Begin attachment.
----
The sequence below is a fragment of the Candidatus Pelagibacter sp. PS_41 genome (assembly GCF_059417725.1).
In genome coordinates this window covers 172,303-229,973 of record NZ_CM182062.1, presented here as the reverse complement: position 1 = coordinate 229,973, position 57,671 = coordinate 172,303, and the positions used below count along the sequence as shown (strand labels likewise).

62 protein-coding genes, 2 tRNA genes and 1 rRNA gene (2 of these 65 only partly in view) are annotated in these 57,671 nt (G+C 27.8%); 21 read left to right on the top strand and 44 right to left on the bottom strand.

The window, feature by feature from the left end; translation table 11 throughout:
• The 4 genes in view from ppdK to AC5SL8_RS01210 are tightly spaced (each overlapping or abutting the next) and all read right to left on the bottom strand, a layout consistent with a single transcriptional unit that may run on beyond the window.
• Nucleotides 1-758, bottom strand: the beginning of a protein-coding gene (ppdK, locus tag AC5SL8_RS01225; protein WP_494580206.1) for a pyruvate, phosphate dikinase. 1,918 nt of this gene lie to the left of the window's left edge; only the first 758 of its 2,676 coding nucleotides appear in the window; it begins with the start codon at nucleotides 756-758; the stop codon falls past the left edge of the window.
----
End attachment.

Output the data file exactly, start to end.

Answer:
The sequence below is a fragment of the Candidatus Pelagibacter sp. PS_41 genome (assembly GCF_059417725.1).
In genome coordinates this window covers 172,303-229,973 of record NZ_CM182062.1, presented here as the reverse complement: position 1 = coordinate 229,973, position 57,671 = coordinate 172,303, and the positions used below count along the sequence as shown (strand labels likewise).

62 protein-coding genes, 2 tRNA genes and 1 rRNA gene (2 of these 65 only partly in view) are annotated in these 57,671 nt (G+C 27.8%); 21 read left to right on the top strand and 44 right to left on the bottom strand.

The window, feature by feature from the left end; translation table 11 throughout:
• The 4 genes in view from ppdK to AC5SL8_RS01210 are tightly spaced (each overlapping or abutting the next) and all read right to left on the bottom strand, a layout consistent with a single transcriptional unit that may run on beyond the window.
• Nucleotides 1-758, bottom strand: the beginning of a protein-coding gene (ppdK, locus tag AC5SL8_RS01225; protein WP_494580206.1) for a pyruvate, phosphate dikinase. 1,918 nt of this gene lie to the left of the window's left edge; only the first 758 of its 2,676 coding nucleotides appear in the window; it begins with the start codon at nucleotides 756-758; the stop codon falls past the left edge of the window.